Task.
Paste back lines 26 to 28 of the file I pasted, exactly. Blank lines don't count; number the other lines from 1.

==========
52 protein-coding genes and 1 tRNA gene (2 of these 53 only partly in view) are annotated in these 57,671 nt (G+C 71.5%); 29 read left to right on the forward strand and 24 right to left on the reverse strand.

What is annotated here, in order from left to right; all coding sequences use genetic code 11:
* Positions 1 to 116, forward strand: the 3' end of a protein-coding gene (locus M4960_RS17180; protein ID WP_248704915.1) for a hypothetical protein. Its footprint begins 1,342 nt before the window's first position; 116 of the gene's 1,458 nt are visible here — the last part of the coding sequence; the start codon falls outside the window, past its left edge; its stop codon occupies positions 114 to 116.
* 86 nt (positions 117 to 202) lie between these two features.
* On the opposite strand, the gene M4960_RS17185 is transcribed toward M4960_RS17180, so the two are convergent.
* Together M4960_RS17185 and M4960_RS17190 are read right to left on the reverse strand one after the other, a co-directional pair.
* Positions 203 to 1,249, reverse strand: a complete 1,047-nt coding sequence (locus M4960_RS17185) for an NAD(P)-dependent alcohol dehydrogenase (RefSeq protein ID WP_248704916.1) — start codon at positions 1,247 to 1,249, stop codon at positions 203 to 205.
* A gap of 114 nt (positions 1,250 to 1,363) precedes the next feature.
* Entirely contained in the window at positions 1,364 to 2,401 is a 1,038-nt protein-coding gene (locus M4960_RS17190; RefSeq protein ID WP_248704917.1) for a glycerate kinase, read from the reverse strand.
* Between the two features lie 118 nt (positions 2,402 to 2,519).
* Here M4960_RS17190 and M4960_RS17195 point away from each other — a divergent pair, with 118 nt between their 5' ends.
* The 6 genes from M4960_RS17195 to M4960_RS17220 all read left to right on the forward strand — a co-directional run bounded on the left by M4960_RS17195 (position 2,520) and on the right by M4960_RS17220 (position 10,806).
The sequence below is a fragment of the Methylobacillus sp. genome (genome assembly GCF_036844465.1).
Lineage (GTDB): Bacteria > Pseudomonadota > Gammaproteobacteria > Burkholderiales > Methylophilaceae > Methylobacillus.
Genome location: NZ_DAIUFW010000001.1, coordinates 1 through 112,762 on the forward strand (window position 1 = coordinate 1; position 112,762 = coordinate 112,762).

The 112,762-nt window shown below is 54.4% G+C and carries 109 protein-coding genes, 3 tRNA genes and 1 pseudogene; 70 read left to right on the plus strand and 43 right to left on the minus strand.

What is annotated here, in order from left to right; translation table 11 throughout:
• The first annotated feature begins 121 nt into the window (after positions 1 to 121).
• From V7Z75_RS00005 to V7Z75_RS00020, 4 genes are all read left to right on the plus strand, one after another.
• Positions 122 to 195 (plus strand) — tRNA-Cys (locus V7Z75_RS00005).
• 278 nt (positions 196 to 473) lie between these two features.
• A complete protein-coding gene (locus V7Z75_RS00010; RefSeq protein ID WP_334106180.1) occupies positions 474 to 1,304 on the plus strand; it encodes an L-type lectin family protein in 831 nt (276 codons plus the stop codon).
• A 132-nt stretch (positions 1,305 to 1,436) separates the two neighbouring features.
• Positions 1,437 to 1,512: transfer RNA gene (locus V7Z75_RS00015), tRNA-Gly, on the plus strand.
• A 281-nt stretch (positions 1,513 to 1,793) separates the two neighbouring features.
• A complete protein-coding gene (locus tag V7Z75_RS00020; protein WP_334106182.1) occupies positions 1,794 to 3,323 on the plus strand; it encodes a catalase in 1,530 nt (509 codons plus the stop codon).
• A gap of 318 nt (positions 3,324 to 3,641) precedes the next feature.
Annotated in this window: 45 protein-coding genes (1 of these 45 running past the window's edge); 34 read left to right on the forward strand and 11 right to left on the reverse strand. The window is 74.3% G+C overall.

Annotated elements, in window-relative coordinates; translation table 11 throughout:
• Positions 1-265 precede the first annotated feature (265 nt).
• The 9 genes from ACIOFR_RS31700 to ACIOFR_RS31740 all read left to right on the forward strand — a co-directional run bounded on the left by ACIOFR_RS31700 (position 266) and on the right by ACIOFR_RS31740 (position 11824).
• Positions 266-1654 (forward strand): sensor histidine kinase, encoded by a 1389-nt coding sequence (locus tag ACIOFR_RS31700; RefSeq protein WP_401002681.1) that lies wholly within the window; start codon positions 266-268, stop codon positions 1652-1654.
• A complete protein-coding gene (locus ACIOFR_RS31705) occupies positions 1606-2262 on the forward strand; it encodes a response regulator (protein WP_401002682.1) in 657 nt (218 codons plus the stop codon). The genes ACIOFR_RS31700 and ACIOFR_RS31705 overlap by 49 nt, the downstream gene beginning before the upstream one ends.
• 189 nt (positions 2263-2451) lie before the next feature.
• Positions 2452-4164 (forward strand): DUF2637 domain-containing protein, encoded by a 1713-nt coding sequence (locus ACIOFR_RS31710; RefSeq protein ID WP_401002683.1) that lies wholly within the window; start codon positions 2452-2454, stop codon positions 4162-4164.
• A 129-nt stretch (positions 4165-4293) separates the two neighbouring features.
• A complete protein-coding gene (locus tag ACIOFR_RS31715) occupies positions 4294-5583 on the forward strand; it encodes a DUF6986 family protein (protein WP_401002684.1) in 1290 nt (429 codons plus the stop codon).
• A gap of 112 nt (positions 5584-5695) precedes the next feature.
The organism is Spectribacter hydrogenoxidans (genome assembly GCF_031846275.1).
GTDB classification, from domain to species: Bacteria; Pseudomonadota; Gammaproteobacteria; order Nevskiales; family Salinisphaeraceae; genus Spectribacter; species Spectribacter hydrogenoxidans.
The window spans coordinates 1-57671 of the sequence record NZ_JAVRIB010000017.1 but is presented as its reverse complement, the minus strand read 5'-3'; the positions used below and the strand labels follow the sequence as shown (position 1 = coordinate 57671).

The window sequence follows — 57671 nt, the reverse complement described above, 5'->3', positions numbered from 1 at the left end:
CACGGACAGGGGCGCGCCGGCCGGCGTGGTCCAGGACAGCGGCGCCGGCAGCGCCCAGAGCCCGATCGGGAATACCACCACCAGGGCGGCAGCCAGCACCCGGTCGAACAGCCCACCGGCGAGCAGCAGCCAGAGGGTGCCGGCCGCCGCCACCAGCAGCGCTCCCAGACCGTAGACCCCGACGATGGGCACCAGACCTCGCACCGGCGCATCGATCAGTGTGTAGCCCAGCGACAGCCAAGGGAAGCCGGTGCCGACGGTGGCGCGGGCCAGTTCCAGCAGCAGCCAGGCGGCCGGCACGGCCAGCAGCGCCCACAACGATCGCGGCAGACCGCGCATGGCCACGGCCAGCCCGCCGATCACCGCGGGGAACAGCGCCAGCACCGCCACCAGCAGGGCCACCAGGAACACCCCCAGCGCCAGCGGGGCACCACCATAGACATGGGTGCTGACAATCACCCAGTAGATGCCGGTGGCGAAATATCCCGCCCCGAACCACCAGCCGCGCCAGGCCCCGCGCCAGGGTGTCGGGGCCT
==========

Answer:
• A complete protein-coding gene (locus tag V7Z75_RS00020; protein WP_334106182.1) occupies positions 1,794 to 3,323 on the plus strand; it encodes a catalase in 1,530 nt (509 codons plus the stop codon).
• A gap of 318 nt (positions 3,324 to 3,641) precedes the next feature.
Annotated in this window: 45 protein-coding genes (1 of these 45 running past the window's edge); 34 read left to right on the forward strand and 11 right to left on the reverse strand. The window is 74.3% G+C overall.